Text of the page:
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Ghana’s debt crisis and IMF’s rescue loan: What you need to know

Ghana's debt crisis and IMF's rescue loan: What you need to know

Ghana, a West African nation known for its gold and cocoa production, is facing its worst economic crisis in a generation. The country’s public debt has reached unsustainable levels, forcing the government to seek external help and restructure its obligations.

In this article, we will explain the causes and consequences of Ghana’s debt crisis, the main features of the government’s debt restructuring plan, and the role of the International Monetary Fund (IMF) in providing financial support and policy advice.

What is Ghana’s debt crisis?

Ghana’s debt crisis is a situation where the government is unable to repay its existing debts to its lenders. The country’s public debt rose sharply in recent years due to several factors, including:

– The impact of the COVID-19 pandemic, which reduced economic activity and tax revenues, and increased health and social spending.
– The depreciation of the local currency, the Cedi, which increased the cost of servicing foreign-denominated debt.
– The high interest rates on domestic and external borrowing, which added to the debt burden.
– The weak performance of state-owned enterprises, especially in the energy and cocoa sectors, which required large subsidies and guarantees from the government.
– The lack of fiscal discipline and transparency, which led to overspending and accumulation of arrears.

As a result of these factors, Ghana’s public debt reached 79.3% of GDP by the end of 2022, up from 62.4% in 2019. The country’s debt service (the amount of money needed to pay interest and principal on existing debt) also increased significantly, reaching 57.5% of government revenue in 2022, up from 35.6% in 2019.

These high debt levels and debt service ratios made Ghana vulnerable to external shocks and market sentiment. The country lost access to international capital markets in 2022, as investors demanded higher risk premiums to lend to Ghana. The domestic financing options also became limited, as banks and other financial institutions became reluctant to lend to the government or demanded higher interest rates. The government resorted to borrowing from the central bank, which fueled inflation and eroded confidence in the Cedi.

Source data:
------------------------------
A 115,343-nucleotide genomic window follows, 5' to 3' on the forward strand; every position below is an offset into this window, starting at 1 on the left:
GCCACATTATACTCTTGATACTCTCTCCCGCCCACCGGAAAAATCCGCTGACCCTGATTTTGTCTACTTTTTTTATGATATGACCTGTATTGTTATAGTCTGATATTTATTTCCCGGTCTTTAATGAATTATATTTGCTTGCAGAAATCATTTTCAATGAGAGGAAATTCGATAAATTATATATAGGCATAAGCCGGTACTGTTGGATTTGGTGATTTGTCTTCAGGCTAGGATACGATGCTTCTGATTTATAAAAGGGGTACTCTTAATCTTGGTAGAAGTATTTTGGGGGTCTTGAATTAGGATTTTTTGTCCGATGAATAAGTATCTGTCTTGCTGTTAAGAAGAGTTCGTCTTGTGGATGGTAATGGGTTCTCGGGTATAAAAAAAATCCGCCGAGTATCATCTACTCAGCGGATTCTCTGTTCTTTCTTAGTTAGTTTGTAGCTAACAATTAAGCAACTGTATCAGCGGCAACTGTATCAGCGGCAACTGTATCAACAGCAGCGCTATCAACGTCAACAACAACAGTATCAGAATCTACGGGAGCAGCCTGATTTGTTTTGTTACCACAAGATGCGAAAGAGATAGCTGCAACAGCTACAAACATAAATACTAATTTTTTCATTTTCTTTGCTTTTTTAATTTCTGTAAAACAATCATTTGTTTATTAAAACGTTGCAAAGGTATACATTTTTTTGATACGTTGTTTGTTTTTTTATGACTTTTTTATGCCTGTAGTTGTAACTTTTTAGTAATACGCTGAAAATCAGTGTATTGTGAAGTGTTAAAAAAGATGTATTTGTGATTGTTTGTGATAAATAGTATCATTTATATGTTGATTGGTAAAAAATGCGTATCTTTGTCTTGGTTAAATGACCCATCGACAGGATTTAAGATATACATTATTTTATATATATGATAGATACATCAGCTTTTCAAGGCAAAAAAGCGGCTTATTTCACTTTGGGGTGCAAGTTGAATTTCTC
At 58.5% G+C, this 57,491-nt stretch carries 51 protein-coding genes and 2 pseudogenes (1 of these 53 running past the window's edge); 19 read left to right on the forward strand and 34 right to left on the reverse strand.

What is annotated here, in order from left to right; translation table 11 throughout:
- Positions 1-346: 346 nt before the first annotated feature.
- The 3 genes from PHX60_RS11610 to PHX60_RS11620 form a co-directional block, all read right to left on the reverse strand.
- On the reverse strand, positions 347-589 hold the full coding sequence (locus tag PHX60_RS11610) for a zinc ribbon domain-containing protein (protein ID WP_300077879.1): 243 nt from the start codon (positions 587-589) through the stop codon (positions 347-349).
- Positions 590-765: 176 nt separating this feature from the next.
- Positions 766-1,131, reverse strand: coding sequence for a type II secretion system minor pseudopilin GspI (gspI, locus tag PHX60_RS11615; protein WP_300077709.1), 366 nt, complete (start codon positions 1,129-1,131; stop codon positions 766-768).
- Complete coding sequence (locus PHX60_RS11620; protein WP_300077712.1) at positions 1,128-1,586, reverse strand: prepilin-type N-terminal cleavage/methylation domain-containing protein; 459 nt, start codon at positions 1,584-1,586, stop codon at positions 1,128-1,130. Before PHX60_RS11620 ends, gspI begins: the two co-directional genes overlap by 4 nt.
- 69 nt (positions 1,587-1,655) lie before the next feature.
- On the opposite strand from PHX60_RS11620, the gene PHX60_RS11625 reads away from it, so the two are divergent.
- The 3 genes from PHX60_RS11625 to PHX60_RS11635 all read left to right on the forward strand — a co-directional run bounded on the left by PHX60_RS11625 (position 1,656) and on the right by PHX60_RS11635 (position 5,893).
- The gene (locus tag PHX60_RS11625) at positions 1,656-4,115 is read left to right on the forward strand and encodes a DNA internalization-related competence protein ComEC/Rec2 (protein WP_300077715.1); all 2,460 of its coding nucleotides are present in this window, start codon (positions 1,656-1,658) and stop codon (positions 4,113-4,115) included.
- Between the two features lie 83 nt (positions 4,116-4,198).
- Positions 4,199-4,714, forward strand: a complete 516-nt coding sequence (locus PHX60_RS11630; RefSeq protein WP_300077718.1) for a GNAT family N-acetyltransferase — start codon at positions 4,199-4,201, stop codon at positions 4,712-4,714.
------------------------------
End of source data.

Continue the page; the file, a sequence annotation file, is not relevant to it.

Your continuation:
The rising debt and inflation also had negative effects on Ghana’s economic growth and social development. The country’s real GDP growth slowed down from 6.5% in 2019 to -0.9% in 2020 and 1.8% in 2021. The poverty rate increased from 23.4% in 2019 to 25.7% in 2021. The unemployment rate rose from 4.5% in 2019 to 6.7% in 2021.

What is Ghana’s debt restructuring plan?

Ghana’s debt restructuring plan is a set of measures designed to reduce the country’s debt burden and restore its debt sustainability. The plan was announced by the government in December 2022 as part of its Post COVID-19 Program for Economic Growth (PC-PEG), which aims to revive the economy and lay the foundation for stronger and more inclusive growth.

The main components of the debt restructuring plan are:

– A domestic bond swap operation, where the government will exchange $10.5 billion worth of local bonds with new ones that have longer maturities and lower interest rates. This will reduce the pressure on domestic liquidity and lower the refinancing risk.
– A request for external debt service relief from official bilateral creditors (such as China, France, Germany, Japan, etc.), multilateral creditors (such as the World Bank, African Development Bank, etc.), and commercial creditors (such as bondholders). The government is seeking a total of $10.5 billion of external debt service relief from 2023 to 2026, which will free up fiscal space for growth-enhancing spending.